Many moons ago, I was an art student. I had a studio on campus and a wall where I pinned up countless bits of inspiration. These were the days before Pinterest (and the internet, oh my God did I just say that out loud?). I had a real-live wall with real-live papers, quotes, pictures and do-dads tacked up on what was probably a five-foot by 10 foot space. I loved looking at the wall-I can still see it in my head now, twenty-odd years later. I would sit at my desk, tapping those drawing pencils on it’s surface, trying to drum up inspiration from all those gorgeous, funny and interesting visuals were swirling right in front of me.
I also had a sketchbook. Many, actually. And they were filled with doodles, ideas, and one-liner thoughts. It was a book of beginnings. On each page, little seeds of ideas…which one would grow into something big and strong and beautiful? Which one would wither and sink back into the pages? I think I may have one or two of those sketchbooks up in my attic now. Hard to throw out “thoughts”, isn’t it?
We had studio classes where, each week, we would present our ideas and sketches to other students. Those ideas then became targets. Big, big targets. The other students would ask seemingly endless questions, which would then either render this idea stronger or leave it to dissolve into the ether. You had to stand up there in front of everyone, defending your good idea or at least, trying to make your bad idea seem good.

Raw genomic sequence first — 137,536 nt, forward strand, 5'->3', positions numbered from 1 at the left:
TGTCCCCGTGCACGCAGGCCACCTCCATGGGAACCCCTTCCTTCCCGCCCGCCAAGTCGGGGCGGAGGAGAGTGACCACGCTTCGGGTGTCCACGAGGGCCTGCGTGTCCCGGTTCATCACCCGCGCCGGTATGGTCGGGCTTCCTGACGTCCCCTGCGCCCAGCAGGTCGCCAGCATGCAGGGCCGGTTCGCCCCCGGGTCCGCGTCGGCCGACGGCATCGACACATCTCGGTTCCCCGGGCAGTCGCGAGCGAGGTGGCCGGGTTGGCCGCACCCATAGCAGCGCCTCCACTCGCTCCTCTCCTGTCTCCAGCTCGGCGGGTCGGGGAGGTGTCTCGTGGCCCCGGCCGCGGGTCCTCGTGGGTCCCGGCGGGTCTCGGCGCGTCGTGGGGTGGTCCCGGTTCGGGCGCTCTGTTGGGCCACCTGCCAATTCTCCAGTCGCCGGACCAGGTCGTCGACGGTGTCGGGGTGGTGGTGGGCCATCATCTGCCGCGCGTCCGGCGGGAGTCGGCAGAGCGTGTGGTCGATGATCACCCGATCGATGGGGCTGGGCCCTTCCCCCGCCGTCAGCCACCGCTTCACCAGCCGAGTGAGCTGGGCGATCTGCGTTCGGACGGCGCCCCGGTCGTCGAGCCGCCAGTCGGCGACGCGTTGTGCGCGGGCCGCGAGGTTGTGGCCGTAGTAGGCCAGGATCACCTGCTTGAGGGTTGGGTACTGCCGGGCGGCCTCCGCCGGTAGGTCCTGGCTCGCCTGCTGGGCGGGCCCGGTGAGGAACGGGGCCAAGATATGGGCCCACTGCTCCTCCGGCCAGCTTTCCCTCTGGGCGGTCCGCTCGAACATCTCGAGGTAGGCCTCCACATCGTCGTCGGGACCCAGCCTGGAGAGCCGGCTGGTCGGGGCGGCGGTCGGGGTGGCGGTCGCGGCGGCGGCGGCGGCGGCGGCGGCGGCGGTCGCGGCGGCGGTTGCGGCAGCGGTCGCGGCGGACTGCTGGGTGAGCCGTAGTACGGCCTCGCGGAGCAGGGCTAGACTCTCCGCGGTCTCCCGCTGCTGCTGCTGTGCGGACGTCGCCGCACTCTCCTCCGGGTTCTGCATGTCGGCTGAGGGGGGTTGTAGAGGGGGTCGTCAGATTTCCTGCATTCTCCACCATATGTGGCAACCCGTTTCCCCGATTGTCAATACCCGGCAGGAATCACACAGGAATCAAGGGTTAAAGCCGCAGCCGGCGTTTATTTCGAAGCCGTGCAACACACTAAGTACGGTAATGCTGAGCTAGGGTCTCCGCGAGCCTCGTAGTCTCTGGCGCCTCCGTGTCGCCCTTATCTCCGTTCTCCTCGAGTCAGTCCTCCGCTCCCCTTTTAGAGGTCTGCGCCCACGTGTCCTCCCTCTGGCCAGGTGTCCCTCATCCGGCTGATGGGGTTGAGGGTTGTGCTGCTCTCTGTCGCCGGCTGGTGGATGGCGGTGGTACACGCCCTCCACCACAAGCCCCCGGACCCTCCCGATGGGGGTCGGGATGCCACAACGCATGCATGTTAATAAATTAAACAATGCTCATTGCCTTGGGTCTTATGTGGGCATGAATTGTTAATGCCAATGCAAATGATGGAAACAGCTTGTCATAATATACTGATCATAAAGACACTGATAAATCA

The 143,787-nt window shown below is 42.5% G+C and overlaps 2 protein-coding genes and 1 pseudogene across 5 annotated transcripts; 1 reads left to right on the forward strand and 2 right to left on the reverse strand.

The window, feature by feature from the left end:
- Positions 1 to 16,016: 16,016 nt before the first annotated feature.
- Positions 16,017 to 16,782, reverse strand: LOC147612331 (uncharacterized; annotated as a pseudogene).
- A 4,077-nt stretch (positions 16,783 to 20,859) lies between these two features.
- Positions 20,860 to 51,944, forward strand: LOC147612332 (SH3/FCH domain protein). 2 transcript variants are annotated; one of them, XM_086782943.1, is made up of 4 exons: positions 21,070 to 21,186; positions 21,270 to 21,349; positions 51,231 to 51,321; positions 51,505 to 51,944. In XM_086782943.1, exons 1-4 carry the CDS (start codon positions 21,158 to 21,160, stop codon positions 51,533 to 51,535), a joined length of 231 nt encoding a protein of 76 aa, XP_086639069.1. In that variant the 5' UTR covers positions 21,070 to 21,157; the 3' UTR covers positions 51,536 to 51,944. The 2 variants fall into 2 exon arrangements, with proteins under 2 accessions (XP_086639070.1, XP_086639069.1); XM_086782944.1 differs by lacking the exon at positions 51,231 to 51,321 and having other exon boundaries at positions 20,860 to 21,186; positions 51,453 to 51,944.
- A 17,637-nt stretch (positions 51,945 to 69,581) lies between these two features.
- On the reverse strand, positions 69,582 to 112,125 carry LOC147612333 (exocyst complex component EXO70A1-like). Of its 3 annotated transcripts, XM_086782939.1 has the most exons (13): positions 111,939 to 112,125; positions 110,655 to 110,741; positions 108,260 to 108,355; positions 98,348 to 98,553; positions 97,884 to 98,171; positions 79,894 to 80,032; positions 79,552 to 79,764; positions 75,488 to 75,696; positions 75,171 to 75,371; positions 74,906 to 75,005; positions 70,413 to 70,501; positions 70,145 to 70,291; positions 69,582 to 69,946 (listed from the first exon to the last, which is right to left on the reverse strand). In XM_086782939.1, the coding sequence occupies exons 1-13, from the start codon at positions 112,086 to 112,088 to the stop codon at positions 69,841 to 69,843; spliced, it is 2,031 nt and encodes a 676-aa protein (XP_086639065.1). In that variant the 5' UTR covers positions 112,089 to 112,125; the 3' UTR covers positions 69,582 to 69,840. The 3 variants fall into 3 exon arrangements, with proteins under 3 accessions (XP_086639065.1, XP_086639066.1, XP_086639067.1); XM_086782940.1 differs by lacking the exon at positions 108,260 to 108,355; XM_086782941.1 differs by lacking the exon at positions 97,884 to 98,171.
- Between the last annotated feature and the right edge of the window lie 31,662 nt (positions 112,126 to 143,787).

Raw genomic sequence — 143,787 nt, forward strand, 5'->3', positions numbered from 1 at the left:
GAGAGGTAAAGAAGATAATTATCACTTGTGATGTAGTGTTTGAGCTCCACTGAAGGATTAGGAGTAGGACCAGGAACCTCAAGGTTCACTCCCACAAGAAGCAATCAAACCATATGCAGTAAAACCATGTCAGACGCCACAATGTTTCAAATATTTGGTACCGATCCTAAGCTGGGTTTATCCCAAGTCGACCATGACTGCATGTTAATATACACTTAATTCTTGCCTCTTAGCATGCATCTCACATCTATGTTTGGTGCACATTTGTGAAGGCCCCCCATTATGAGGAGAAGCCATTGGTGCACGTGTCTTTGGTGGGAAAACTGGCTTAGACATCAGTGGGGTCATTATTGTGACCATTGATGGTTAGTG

Sugar-coating of critiques was not encouraged, as it mucked up the distillation process. I remember being probably a little too cut-and-dry with this process. The classes were long enough (six hours)…if we sugar-coated every question we asked, we’d be there forever. Forget that. Just ask the questions, let’s leave feelings out of this. We were trying to get to the heart of the project. Would it work? Was it worth pursuing? What was working, what wasn’t working? Let’s keep this in black-and-white, please. No hard feelings.
Chipping away, chipping away, talking for hours on end, with the hopes of moving a project forward.
Those sketchbooks were invaluable, as was my inspiration board, or any paper that I happened to doodle an idea upon. I see the particular merit of those studio classes now, painful as they were to sit through all those years ago. To bounce an idea off another brain (or twelve) is the best way to advance a thought. One brain is not enough…how can someone be expected to solve some things all by themselves? You have to take the ideas OUT of your head and shuffle them in another space. Give them over to others. It gets too clogged up there. Bounce them around and out. Render the ideas helpless and pound them into submission. Talk yourself (and others) into oblivion. And whatever you do, don’t forget about The Gut, the hardest one of all to read or convince. There’s no convincing The Gut, for The Gut Always Knows. And knows everything miles before you do, that smart little bugger. It’s your job to catch up to it, read it and mercy, mercy….listen to it, for pete’s sake.
The Ahhhh in the Ah-Ha moment will eventually appear.